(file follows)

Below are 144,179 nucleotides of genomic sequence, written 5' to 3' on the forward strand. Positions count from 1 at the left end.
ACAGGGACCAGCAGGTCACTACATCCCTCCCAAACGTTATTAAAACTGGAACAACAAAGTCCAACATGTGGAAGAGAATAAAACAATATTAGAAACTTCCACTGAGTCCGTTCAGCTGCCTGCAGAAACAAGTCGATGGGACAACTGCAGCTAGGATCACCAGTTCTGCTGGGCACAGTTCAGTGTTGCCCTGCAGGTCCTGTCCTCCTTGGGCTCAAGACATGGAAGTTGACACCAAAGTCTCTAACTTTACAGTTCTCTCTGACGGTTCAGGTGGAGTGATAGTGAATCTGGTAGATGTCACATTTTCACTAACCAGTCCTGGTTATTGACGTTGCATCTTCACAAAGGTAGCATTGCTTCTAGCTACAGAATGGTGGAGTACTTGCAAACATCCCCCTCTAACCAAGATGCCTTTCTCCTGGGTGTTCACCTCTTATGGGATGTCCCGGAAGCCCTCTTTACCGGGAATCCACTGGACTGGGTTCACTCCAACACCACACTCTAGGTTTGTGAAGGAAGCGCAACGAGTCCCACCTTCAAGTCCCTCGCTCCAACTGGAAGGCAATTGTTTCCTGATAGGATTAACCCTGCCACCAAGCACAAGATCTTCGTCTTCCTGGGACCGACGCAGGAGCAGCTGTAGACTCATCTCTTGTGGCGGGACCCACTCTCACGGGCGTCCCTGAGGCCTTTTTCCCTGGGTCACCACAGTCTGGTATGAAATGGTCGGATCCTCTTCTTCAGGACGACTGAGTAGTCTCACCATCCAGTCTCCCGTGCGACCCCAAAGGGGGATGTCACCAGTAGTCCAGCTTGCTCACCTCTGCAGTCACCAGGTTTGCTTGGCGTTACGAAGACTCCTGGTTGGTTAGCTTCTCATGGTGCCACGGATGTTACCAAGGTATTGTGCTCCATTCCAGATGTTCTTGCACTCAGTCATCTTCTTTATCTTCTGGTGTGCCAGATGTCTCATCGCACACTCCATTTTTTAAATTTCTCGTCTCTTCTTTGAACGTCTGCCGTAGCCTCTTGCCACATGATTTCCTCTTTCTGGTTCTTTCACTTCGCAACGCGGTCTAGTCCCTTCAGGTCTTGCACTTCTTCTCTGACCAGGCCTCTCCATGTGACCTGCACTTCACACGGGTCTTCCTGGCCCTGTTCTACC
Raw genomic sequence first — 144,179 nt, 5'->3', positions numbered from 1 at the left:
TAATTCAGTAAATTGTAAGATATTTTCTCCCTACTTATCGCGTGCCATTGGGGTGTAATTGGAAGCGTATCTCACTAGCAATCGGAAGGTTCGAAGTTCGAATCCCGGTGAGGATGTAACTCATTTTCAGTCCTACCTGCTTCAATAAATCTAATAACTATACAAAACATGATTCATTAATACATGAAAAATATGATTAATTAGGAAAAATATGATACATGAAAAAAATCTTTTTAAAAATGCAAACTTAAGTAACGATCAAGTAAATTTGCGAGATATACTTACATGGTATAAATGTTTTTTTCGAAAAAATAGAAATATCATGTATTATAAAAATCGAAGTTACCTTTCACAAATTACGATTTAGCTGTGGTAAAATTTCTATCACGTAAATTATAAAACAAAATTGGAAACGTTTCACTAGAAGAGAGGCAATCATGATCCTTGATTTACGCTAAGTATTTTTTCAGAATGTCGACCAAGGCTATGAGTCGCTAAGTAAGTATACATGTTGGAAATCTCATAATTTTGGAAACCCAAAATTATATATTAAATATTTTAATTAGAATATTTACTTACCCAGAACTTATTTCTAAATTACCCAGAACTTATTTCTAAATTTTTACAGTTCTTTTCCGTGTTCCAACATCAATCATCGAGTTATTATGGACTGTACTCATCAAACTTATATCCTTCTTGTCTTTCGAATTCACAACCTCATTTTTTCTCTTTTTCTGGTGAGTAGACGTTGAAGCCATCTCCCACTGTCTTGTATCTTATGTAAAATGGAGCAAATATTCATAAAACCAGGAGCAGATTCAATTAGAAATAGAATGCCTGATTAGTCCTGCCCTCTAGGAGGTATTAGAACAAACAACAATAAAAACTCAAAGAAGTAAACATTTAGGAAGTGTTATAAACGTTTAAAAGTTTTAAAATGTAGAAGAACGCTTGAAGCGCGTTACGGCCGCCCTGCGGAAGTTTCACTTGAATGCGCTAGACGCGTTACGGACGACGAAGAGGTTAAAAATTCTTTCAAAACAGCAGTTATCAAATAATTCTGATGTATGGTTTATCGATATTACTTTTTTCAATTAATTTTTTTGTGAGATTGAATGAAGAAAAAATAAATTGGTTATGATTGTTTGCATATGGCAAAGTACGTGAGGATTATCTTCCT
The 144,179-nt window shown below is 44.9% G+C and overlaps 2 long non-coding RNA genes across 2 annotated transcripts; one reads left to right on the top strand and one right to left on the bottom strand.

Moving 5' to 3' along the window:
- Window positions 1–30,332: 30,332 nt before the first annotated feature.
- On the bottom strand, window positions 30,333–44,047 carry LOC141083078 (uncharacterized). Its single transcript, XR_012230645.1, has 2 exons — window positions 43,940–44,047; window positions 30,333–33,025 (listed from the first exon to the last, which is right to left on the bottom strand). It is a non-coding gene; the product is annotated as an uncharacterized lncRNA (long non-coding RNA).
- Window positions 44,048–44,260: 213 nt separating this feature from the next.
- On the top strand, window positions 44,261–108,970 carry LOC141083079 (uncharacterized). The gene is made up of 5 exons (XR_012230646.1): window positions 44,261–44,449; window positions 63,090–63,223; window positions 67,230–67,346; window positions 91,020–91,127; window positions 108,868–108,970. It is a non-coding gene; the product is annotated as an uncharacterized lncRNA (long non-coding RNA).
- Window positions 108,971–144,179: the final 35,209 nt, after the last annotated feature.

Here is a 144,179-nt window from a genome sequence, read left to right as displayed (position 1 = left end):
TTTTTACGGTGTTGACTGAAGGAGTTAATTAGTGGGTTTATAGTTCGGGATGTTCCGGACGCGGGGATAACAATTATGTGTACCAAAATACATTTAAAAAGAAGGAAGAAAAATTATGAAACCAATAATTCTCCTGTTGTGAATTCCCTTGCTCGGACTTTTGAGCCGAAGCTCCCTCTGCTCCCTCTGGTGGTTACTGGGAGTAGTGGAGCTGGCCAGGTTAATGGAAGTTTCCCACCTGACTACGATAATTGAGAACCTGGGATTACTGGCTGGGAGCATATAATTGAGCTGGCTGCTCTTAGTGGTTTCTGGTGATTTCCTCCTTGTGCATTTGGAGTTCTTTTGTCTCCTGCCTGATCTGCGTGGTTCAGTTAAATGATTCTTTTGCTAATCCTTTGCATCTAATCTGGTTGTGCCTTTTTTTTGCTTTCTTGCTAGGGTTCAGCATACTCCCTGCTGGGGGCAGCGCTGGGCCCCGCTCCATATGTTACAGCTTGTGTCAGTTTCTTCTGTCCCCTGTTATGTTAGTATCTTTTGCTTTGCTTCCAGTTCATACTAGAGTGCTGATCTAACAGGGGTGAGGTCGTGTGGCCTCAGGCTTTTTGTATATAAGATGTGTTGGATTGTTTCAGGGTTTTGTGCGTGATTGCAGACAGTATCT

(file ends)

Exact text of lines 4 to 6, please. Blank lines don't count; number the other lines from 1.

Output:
TAATTCAGTAAATTGTAAGATATTTTCTCCCTACTTATCGCGTGCCATTGGGGTGTAATTGGAAGCGTATCTCACTAGCAATCGGAAGGTTCGAAGTTCGAATCCCGGTGAGGATGTAACTCATTTTCAGTCCTACCTGCTTCAATAAATCTAATAACTATACAAAACATGATTCATTAATACATGAAAAATATGATTAATTAGGAAAAATATGATACATGAAAAAAATCTTTTTAAAAATGCAAACTTAAGTAACGATCAAGTAAATTTGCGAGATATACTTACATGGTATAAATGTTTTTTTCGAAAAAATAGAAATATCATGTATTATAAAAATCGAAGTTACCTTTCACAAATTACGATTTAGCTGTGGTAAAATTTCTATCACGTAAATTATAAAACAAAATTGGAAACGTTTCACTAGAAGAGAGGCAATCATGATCCTTGATTTACGCTAAGTATTTTTTCAGAATGTCGACCAAGGCTATGAGTCGCTAAGTAAGTATACATGTTGGAAATCTCATAATTTTGGAAACCCAAAATTATATATTAAATATTTTAATTAGAATATTTACTTACCCAGAACTTATTTCTAAATTACCCAGAACTTATTTCTAAATTTTTACAGTTCTTTTCCGTGTTCCAACATCAATCATCGAGTTATTATGGACTGTACTCATCAAACTTATATCCTTCTTGTCTTTCGAATTCACAACCTCATTTTTTCTCTTTTTCTGGTGAGTAGACGTTGAAGCCATCTCCCACTGTCTTGTATCTTATGTAAAATGGAGCAAATATTCATAAAACCAGGAGCAGATTCAATTAGAAATAGAATGCCTGATTAGTCCTGCCCTCTAGGAGGTATTAGAACAAACAACAATAAAAACTCAAAGAAGTAAACATTTAGGAAGTGTTATAAACGTTTAAAAGTTTTAAAATGTAGAAGAACGCTTGAAGCGCGTTACGGCCGCCCTGCGGAAGTTTCACTTGAATGCGCTAGACGCGTTACGGACGACGAAGAGGTTAAAAATTCTTTCAAAACAGCAGTTATCAAATAATTCTGATGTATGGTTTATCGATATTACTTTTTTCAATTAATTTTTTTGTGAGATTGAATGAAGAAAAAATAAATTGGTTATGATTGTTTGCATATGGCAAAGTACGTGAGGATTATCTTCCT
The 144,179-nt window shown below is 44.9% G+C and overlaps 2 long non-coding RNA genes across 2 annotated transcripts; one reads left to right on the top strand and one right to left on the bottom strand.

Moving 5' to 3' along the window: